The facility, which was built last year, is modern and clean. It offers services designed to get people off the streets: job and housing referrals, shelter, showers, lockers, mail service, a community closet of clothes, case management and help for those with debilitating mental illness. The food HOPE serves there is paid for through donations and is usually prepared by the volunteers, supplemented by regular drop-offs from many popular local establishments, and a weekly hot vegetarian dish prepared by Mother’s Kitchen, a homeless-outreach program run by the devotees of Amma, the Indian hugging saint.
When she’s not volunteering, Hillary, who actually has a long community-service history — she helped with food drives for One Voice when she attended Crossroads high school, and through a One Voice pilot program called Adopt-a-Family, became involved for several years in helping a brother and sister whose mother was in prison — admits that during the rest of the week, she lives a comfortable life. Her parents were well-off, sent her to good schools and bought her a nice home. They were also die-hard Democrats and philanthropists who taught her, “Be of service wherever you can be of service. And, when you get older, whenever you can, get on the board.” It’s not surprising, then, that Hillary has worked with the Society for the Prevention of Cruelty to Animals and UCLA Medical Center, and ran an afterschool program in Compton with Head Start.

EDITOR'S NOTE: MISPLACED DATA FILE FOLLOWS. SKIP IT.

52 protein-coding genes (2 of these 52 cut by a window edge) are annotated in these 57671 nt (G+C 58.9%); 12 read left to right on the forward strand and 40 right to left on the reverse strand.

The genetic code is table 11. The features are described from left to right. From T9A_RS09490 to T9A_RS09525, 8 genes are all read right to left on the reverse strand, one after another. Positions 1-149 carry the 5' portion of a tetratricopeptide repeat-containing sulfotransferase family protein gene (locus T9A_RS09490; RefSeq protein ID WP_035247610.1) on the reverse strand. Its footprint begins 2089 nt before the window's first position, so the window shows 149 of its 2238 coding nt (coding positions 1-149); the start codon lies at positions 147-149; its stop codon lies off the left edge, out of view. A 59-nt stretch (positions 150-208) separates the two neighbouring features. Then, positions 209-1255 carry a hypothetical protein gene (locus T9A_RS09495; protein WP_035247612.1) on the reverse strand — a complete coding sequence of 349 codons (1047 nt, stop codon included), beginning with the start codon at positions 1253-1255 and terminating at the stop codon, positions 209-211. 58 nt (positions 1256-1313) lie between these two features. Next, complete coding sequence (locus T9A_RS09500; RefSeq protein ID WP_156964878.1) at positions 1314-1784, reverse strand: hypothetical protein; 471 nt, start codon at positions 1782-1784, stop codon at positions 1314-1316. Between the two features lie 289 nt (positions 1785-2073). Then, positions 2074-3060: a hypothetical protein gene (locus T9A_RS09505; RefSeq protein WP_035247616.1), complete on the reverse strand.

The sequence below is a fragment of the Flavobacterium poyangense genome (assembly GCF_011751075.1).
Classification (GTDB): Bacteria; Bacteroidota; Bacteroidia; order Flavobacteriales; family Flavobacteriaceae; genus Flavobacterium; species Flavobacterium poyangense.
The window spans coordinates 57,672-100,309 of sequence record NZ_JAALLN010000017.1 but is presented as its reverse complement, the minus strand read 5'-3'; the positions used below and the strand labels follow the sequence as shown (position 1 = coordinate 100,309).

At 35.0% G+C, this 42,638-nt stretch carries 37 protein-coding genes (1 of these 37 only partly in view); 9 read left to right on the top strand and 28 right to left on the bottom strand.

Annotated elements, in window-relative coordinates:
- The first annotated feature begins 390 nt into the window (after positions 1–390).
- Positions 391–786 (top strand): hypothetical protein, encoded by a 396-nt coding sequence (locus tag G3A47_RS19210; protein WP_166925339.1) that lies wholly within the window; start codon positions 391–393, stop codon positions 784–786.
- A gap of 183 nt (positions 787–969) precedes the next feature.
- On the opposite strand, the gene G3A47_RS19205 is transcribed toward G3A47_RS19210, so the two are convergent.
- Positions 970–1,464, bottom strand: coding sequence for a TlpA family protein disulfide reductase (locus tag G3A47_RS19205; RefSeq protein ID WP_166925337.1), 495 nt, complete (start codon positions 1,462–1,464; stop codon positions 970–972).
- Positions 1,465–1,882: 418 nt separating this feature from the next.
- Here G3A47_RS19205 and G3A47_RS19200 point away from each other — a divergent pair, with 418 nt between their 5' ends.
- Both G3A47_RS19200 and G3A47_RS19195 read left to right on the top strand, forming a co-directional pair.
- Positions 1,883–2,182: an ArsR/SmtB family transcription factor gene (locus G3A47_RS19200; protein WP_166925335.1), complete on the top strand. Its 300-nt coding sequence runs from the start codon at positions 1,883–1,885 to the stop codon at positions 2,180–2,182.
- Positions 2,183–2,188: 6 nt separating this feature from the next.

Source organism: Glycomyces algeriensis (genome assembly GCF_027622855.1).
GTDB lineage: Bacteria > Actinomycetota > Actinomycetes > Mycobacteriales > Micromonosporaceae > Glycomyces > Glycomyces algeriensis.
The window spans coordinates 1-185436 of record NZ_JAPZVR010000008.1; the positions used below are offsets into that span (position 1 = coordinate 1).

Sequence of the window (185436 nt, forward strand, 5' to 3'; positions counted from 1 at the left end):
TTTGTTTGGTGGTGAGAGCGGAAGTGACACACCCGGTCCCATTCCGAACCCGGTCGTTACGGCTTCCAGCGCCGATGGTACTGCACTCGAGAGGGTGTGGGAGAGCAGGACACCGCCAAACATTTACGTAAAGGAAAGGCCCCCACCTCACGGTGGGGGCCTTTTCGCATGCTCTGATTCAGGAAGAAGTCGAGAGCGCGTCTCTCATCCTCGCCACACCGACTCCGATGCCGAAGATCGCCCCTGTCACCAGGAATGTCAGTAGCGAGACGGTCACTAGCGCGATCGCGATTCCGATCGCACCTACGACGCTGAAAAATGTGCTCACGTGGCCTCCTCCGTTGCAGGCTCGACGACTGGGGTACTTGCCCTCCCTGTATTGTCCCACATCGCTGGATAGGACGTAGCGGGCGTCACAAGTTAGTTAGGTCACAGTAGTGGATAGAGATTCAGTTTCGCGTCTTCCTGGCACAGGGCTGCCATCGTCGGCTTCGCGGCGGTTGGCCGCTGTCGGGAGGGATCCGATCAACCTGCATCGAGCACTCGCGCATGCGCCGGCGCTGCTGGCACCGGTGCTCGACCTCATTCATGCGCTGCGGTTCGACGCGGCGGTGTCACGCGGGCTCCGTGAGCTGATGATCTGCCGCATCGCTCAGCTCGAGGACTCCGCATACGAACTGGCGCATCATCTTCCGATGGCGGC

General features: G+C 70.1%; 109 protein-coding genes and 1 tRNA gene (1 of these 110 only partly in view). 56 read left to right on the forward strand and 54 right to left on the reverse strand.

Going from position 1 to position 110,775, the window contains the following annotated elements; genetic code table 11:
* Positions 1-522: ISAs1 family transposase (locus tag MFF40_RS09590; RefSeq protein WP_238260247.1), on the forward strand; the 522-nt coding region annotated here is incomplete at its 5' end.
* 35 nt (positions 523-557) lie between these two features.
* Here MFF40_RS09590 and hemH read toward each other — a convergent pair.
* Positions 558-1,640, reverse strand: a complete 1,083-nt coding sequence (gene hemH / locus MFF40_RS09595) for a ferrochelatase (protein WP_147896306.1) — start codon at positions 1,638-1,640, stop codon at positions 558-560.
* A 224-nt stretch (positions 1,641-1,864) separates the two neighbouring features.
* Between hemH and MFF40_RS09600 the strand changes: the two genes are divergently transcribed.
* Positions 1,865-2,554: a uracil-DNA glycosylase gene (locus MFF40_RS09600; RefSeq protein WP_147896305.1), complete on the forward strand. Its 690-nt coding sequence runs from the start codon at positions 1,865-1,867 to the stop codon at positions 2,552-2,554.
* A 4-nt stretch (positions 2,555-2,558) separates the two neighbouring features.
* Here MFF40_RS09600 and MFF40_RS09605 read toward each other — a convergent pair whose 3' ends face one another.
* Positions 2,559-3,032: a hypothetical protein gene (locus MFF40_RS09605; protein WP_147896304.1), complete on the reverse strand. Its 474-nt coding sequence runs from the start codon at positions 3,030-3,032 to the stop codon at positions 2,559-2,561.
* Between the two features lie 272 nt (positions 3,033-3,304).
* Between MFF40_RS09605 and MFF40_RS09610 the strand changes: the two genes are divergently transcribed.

But many of her fellow volunteers haven’t been so privileged. One of her good friends, George, a Desert Storm vet who is six years’ sober and resides in a nearby transitional sober-living facility, has a job caring for an invalid and is looking forward to getting a cell phone this week. Hillary considers him an inspiration. A few years back, she explains, he lost his daughter after she was hit by a drunk driver. He managed to stay sober through that experience and now raises his grandson while still finding the time to volunteer.